Using past rankings of five sources (see below), along with some special sauce, His Republic ranks the top 20 golfers of all time.
The top two golfers are set in stone, as Jack Nicklaus and Tiger Woods are the undisputed GOATs. But where do they land? Who gets top GOAT billing?
Up next we have Arnold Palmer, Ben Hogan, Sam Snead, Gary Player, and Bobby Jones, who are all top-10 locks, across the board. Next, we have Walter Hagen, Tom Watson, Gene Sarazen, Byron Nelson, Phil Mickelson, Lee Trevino, and Seve Ballesteros who appear regularly in the top 15. After that it gets dicey, and that’s where our super-secret math formula comes into play.
20. Ernie Els
Theodore Ernest Els (born 17 October 1969) is a South African professional golfer. A former World No. 1, he is known as “The Big Easy” due to his imposing physical stature (he stands 6 ft 3 in) along with his fluid golf swing. Among his 71 career victories are four major championships: the U.S. Open in 1994 at Oakmont and in 1997 at Congressional, and The Open Championship in 2002 at Muirfield and in 2012 at Royal Lytham & St Annes. He is one of six golfers to twice win both the U.S. Open and The Open Championship.
H/R Index: 18.8
19. Rory McIlroy
Rory McIlroy (born 4 May 1989) is a professional golfer from Northern Ireland who is a member of both the European and PGA Tours. He was world No. 1 in the Official World Golf Ranking for 95 weeks. He is a four-time major champion, winning the 2011 U.S Open, 2012 PGA Championship, 2014 Open Championship, and 2014 PGA Championship. Along with Jack Nicklaus, Tiger Woods, and Jordan Spieth, he is one of four players to win three majors by the age of 25.
H/R Index: 18.6
18. Vijay Singh
Vijay Singh, CF (born 22 February 1963), nicknamed “The Big Fijian”, is an Indo-Fijian professional golfer. He has won 34 events on the PGA Tour, including three major championships: one Masters title (2000) and two PGA Championships (1998, 2004). He was elected to the World Golf Hall of Fame in 2006.
H/R Index: 19.6
17. Harry Vardon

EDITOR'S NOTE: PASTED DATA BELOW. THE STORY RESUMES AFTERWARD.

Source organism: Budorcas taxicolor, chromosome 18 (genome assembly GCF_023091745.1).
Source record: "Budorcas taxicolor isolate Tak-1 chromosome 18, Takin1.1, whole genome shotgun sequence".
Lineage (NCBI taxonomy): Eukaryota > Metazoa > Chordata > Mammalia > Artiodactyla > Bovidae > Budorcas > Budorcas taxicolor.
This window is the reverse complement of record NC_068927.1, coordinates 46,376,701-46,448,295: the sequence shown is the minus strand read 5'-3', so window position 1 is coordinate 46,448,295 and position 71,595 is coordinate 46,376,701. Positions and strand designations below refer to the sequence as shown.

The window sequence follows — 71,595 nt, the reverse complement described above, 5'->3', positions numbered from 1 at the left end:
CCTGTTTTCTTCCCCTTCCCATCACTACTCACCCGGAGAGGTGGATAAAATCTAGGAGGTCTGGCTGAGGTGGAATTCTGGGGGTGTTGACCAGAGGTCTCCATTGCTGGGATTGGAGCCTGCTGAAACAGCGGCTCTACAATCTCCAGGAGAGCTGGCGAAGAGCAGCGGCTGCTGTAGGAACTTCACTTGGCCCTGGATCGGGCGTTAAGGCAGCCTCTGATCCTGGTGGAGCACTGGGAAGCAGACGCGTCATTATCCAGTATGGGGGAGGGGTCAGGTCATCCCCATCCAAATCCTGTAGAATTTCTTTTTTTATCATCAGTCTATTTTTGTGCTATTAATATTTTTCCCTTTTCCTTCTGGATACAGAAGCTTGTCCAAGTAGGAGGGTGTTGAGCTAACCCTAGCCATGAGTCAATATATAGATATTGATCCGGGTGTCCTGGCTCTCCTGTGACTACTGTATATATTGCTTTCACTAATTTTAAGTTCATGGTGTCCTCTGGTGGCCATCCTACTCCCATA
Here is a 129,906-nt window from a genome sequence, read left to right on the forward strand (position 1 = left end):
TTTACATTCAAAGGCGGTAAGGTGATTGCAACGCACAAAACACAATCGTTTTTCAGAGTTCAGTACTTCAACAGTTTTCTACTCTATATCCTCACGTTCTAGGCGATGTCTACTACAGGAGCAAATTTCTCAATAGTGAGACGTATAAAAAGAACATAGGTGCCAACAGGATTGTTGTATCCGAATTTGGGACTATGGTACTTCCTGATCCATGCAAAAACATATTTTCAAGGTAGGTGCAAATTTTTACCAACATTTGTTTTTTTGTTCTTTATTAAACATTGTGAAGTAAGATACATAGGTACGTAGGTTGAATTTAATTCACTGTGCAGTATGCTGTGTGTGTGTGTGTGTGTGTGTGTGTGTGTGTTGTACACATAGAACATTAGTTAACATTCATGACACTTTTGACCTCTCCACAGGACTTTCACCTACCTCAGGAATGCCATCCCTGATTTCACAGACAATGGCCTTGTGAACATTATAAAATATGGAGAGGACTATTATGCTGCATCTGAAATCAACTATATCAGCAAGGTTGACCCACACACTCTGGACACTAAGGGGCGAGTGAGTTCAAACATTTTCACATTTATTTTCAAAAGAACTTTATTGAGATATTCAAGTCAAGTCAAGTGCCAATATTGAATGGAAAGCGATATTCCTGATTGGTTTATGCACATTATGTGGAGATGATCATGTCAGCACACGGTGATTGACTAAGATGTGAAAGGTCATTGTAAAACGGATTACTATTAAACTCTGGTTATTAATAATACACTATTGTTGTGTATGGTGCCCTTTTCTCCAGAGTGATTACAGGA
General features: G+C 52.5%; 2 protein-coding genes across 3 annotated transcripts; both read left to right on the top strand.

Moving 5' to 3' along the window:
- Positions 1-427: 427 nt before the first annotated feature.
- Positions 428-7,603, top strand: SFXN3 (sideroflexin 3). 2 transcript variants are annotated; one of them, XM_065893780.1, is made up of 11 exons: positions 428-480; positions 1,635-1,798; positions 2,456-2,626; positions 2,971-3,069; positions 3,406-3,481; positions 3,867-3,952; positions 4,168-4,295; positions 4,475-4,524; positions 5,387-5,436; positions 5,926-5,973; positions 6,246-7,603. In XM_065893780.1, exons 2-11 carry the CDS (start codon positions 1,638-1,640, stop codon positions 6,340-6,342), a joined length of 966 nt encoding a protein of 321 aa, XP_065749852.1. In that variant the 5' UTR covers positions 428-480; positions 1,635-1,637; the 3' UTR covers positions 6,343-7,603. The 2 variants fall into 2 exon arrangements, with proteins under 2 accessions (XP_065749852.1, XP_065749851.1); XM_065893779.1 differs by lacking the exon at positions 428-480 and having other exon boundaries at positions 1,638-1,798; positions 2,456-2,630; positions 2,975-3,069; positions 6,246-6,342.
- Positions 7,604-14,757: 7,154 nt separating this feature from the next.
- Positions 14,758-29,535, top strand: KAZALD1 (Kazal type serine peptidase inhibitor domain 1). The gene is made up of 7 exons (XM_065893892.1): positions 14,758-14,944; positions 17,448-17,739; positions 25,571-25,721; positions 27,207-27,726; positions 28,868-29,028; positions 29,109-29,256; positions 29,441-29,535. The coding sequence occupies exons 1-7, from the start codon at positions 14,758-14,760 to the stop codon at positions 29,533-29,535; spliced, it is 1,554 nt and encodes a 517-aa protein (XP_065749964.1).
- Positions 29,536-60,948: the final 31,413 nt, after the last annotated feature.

Henry William “Harry” Vardon (9 May 1870 – 20 March 1937) was a professional golfer from the Bailiwick of Jersey. He was a member of the Great Triumvirate with John Henry Taylor and James Braid. Vardon won The Open Championship a record six times, and also won the 1900 U.S. Open.
H/R Index: 18.4
16. Billy Casper
William Earl Casper Jr. (June 24, 1931 – February 7, 2015) was an American professional golfer. He was one of the most prolific tournament winners on the PGA Tour from the mid-1950s to the mid-1970s. Casper had 51 PGA Tour wins in his career, with his first coming in 1956. This total places him seventh on the all-time list. His victories helped him finish third in McCormack’s World Golf Rankings in 1968, 1969 and 1970, the first three years they were published. He won three major championships: the 1959 and 1966 U.S. Opens, and the 1970 Masters Tournament.
H/R Index: 16.8
15. Nick Faldo
Sir Nicholas Alexander Faldo, MBE (born 18 July 1957) is an English professional golfer who is now mainly an on-air golf analyst. A top player of his era, renowned for his dedication to the game, he was ranked No. 1 on the Official World Golf Ranking for a total of 97 weeks. His 41 professional wins include 30 victories on the European Tour and six major championships: three Open Championships (1987, 1990, 1992) and three Masters (1989, 1990, 1996).
H/R Index: 16.0
14. Lee Trevino
Lee Buck Trevino (born December 1, 1939) is an American retired professional golfer who is regarded as one of the greatest players in golf history. He was inducted to the World Golf Hall of Fame in 1981. Trevino won six major championships and 29 PGA Tour events over the course of his career. He is one of only four players to twice win the U.S. Open, The Open Championship and the PGA Championship. The Masters was the only major that eluded him.
H/R Index: 14.0
13. Seve Ballesteros
Severiano Ballesteros Sota (April 9, 1957 – May 7, 2011) was a Spanish professional golfer, a World No. 1 who was one of the sport’s leading figures from the mid-1970s to the mid-1990s. He won 90 international tournaments in his career, including five major championships between 1979 and 1988: the Open Championship three times and the Masters Tournament twice. He played a leading role in the re-emergence of European golf, helping the European Ryder Cup team to five wins both as a player and captain. He is generally regarded as the greatest Continental European golfer of all time.